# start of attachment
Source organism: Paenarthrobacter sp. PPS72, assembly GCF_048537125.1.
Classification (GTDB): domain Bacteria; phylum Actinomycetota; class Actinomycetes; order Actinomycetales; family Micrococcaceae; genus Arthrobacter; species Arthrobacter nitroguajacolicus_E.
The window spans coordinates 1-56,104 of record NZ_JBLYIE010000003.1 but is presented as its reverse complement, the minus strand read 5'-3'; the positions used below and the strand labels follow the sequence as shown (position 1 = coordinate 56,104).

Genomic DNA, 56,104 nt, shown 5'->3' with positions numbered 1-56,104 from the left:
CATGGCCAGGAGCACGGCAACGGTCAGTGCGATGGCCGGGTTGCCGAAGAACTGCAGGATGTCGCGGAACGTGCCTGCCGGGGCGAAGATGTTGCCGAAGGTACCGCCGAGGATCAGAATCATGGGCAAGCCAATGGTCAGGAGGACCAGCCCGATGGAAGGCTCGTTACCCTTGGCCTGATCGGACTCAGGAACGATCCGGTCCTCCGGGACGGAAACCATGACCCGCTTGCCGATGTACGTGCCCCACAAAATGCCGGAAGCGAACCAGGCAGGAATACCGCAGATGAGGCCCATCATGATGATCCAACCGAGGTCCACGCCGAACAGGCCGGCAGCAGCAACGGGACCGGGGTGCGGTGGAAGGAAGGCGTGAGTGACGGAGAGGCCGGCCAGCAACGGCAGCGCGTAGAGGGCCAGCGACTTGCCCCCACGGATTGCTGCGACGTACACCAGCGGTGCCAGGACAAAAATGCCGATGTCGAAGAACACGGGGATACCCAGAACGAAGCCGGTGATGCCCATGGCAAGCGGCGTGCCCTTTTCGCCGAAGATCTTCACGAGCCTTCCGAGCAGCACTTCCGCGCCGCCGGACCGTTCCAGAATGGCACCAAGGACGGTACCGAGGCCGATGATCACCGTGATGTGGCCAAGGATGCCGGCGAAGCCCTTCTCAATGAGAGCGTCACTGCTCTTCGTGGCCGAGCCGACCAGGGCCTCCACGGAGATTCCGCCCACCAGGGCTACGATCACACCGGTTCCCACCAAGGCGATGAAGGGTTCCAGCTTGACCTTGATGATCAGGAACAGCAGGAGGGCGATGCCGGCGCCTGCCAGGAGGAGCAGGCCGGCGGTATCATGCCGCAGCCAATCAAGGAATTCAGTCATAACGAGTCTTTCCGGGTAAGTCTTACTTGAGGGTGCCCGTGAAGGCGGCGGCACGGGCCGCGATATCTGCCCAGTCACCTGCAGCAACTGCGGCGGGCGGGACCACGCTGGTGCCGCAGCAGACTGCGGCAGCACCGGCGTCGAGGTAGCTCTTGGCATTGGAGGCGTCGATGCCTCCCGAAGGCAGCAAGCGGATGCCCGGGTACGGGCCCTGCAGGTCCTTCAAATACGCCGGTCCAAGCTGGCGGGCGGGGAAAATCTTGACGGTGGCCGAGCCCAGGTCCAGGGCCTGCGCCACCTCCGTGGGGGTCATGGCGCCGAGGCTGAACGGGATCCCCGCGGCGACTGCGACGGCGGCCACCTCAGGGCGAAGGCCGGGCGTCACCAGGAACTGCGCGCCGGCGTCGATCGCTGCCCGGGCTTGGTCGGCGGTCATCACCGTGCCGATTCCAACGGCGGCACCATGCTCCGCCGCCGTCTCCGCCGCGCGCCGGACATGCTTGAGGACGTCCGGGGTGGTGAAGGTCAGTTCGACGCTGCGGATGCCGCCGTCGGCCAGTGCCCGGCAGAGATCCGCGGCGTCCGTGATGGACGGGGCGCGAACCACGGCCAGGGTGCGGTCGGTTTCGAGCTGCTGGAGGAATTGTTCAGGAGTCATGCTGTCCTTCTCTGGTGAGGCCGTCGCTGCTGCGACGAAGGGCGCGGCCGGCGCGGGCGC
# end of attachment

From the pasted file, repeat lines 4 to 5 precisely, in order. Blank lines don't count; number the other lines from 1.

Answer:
Genomic DNA, 56,104 nt, shown 5'->3' with positions numbered 1-56,104 from the left:
CATGGCCAGGAGCACGGCAACGGTCAGTGCGATGGCCGGGTTGCCGAAGAACTGCAGGATGTCGCGGAACGTGCCTGCCGGGGCGAAGATGTTGCCGAAGGTACCGCCGAGGATCAGAATCATGGGCAAGCCAATGGTCAGGAGGACCAGCCCGATGGAAGGCTCGTTACCCTTGGCCTGATCGGACTCAGGAACGATCCGGTCCTCCGGGACGGAAACCATGACCCGCTTGCCGATGTACGTGCCCCACAAAATGCCGGAAGCGAACCAGGCAGGAATACCGCAGATGAGGCCCATCATGATGATCCAACCGAGGTCCACGCCGAACAGGCCGGCAGCAGCAACGGGACCGGGGTGCGGTGGAAGGAAGGCGTGAGTGACGGAGAGGCCGGCCAGCAACGGCAGCGCGTAGAGGGCCAGCGACTTGCCCCCACGGATTGCTGCGACGTACACCAGCGGTGCCAGGACAAAAATGCCGATGTCGAAGAACACGGGGATACCCAGAACGAAGCCGGTGATGCCCATGGCAAGCGGCGTGCCCTTTTCGCCGAAGATCTTCACGAGCCTTCCGAGCAGCACTTCCGCGCCGCCGGACCGTTCCAGAATGGCACCAAGGACGGTACCGAGGCCGATGATCACCGTGATGTGGCCAAGGATGCCGGCGAAGCCCTTCTCAATGAGAGCGTCACTGCTCTTCGTGGCCGAGCCGACCAGGGCCTCCACGGAGATTCCGCCCACCAGGGCTACGATCACACCGGTTCCCACCAAGGCGATGAAGGGTTCCAGCTTGACCTTGATGATCAGGAACAGCAGGAGGGCGATGCCGGCGCCTGCCAGGAGGAGCAGGCCGGCGGTATCATGCCGCAGCCAATCAAGGAATTCAGTCATAACGAGTCTTTCCGGGTAAGTCTTACTTGAGGGTGCCCGTGAAGGCGGCGGCACGGGCCGCGATATCTGCCCAGTCACCTGCAGCAACTGCGGCGGGCGGGACCACGCTGGTGCCGCAGCAGACTGCGGCAGCACCGGCGTCGAGGTAGCTCTTGGCATTGGAGGCGTCGATGCCTCCCGAAGGCAGCAAGCGGATGCCCGGGTACGGGCCCTGCAGGTCCTTCAAATACGCCGGTCCAAGCTGGCGGGCGGGGAAAATCTTGACGGTGGCCGAGCCCAGGTCCAGGGCCTGCGCCACCTCCGTGGGGGTCATGGCGCCGAGGCTGAACGGGATCCCCGCGGCGACTGCGACGGCGGCCACCTCAGGGCGAAGGCCGGGCGTCACCAGGAACTGCGCGCCGGCGTCGATCGCTGCCCGGGCTTGGTCGGCGGTCATCACCGTGCCGATTCCAACGGCGGCACCATGCTCCGCCGCCGTCTCCGCCGCGCGCCGGACATGCTTGAGGACGTCCGGGGTGGTGAAGGTCAGTTCGACGCTGCGGATGCCGCCGTCGGCCAGTGCCCGGCAGAGATCCGCGGCGTCCGTGATGGACGGGGCGCGAACCACGGCCAGGGTGCGGTCGGTTTCGAGCTGCTGGAGGAATTGTTCAGGAGTCATGCTGTCCTTCTCTGGTGAGGCCGTCGCTGCTGCGACGAAGGGCGCGGCCGGCGCGGGCGC